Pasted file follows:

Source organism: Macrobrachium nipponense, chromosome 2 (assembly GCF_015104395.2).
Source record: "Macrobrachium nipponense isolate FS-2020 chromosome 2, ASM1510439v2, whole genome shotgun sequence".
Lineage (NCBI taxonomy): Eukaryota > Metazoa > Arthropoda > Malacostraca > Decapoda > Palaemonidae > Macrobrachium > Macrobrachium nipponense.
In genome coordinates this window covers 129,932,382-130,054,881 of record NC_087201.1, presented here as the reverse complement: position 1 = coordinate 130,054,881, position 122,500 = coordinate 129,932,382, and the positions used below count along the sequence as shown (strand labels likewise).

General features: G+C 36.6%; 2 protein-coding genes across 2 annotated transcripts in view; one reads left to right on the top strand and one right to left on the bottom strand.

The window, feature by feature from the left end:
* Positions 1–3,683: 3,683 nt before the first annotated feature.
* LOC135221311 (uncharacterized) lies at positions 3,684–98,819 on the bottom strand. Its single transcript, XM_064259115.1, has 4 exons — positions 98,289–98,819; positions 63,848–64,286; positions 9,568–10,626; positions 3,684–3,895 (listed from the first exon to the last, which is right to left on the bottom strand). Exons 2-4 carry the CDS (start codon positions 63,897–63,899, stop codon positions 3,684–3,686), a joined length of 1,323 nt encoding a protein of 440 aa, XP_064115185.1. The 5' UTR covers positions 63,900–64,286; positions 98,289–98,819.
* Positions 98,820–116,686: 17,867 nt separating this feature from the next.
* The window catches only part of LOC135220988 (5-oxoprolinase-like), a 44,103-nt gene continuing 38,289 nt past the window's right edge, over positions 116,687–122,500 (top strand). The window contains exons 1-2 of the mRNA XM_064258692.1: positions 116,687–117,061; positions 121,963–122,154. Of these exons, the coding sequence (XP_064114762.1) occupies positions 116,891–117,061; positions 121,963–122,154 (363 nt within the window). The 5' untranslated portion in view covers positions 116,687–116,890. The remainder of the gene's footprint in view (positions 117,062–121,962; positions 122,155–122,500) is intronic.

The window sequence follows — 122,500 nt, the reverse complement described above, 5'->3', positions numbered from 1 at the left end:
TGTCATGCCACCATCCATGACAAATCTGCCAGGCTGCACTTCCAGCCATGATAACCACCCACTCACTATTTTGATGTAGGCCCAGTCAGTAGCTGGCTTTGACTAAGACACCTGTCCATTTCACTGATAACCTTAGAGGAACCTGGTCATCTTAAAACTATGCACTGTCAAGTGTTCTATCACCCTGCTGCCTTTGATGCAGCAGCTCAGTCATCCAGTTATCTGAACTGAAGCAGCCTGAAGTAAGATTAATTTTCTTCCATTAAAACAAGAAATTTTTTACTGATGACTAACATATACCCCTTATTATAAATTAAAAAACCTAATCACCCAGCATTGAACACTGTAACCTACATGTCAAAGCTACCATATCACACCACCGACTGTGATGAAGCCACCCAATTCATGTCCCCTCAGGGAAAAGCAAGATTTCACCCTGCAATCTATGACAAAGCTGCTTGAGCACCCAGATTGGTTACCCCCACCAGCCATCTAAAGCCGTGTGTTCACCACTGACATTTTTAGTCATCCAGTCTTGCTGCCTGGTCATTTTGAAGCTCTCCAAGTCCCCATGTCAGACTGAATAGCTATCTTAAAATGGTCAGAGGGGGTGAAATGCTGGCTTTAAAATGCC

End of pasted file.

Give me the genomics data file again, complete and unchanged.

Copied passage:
Source organism: Macrobrachium nipponense, chromosome 2 (assembly GCF_015104395.2).
Source record: "Macrobrachium nipponense isolate FS-2020 chromosome 2, ASM1510439v2, whole genome shotgun sequence".
Lineage (NCBI taxonomy): Eukaryota > Metazoa > Arthropoda > Malacostraca > Decapoda > Palaemonidae > Macrobrachium > Macrobrachium nipponense.
In genome coordinates this window covers 129,932,382-130,054,881 of record NC_087201.1, presented here as the reverse complement: position 1 = coordinate 130,054,881, position 122,500 = coordinate 129,932,382, and the positions used below count along the sequence as shown (strand labels likewise).

General features: G+C 36.6%; 2 protein-coding genes across 2 annotated transcripts in view; one reads left to right on the top strand and one right to left on the bottom strand.

The window, feature by feature from the left end:
* Positions 1–3,683: 3,683 nt before the first annotated feature.
* LOC135221311 (uncharacterized) lies at positions 3,684–98,819 on the bottom strand. Its single transcript, XM_064259115.1, has 4 exons — positions 98,289–98,819; positions 63,848–64,286; positions 9,568–10,626; positions 3,684–3,895 (listed from the first exon to the last, which is right to left on the bottom strand). Exons 2-4 carry the CDS (start codon positions 63,897–63,899, stop codon positions 3,684–3,686), a joined length of 1,323 nt encoding a protein of 440 aa, XP_064115185.1. The 5' UTR covers positions 63,900–64,286; positions 98,289–98,819.
* Positions 98,820–116,686: 17,867 nt separating this feature from the next.
* The window catches only part of LOC135220988 (5-oxoprolinase-like), a 44,103-nt gene continuing 38,289 nt past the window's right edge, over positions 116,687–122,500 (top strand). The window contains exons 1-2 of the mRNA XM_064258692.1: positions 116,687–117,061; positions 121,963–122,154. Of these exons, the coding sequence (XP_064114762.1) occupies positions 116,891–117,061; positions 121,963–122,154 (363 nt within the window). The 5' untranslated portion in view covers positions 116,687–116,890. The remainder of the gene's footprint in view (positions 117,062–121,962; positions 122,155–122,500) is intronic.

The window sequence follows — 122,500 nt, the reverse complement described above, 5'->3', positions numbered from 1 at the left end:
TGTCATGCCACCATCCATGACAAATCTGCCAGGCTGCACTTCCAGCCATGATAACCACCCACTCACTATTTTGATGTAGGCCCAGTCAGTAGCTGGCTTTGACTAAGACACCTGTCCATTTCACTGATAACCTTAGAGGAACCTGGTCATCTTAAAACTATGCACTGTCAAGTGTTCTATCACCCTGCTGCCTTTGATGCAGCAGCTCAGTCATCCAGTTATCTGAACTGAAGCAGCCTGAAGTAAGATTAATTTTCTTCCATTAAAACAAGAAATTTTTTACTGATGACTAACATATACCCCTTATTATAAATTAAAAAACCTAATCACCCAGCATTGAACACTGTAACCTACATGTCAAAGCTACCATATCACACCACCGACTGTGATGAAGCCACCCAATTCATGTCCCCTCAGGGAAAAGCAAGATTTCACCCTGCAATCTATGACAAAGCTGCTTGAGCACCCAGATTGGTTACCCCCACCAGCCATCTAAAGCCGTGTGTTCACCACTGACATTTTTAGTCATCCAGTCTTGCTGCCTGGTCATTTTGAAGCTCTCCAAGTCCCCATGTCAGACTGAATAGCTATCTTAAAATGGTCAGAGGGGGTGAAATGCTGGCTTTAAAATGCC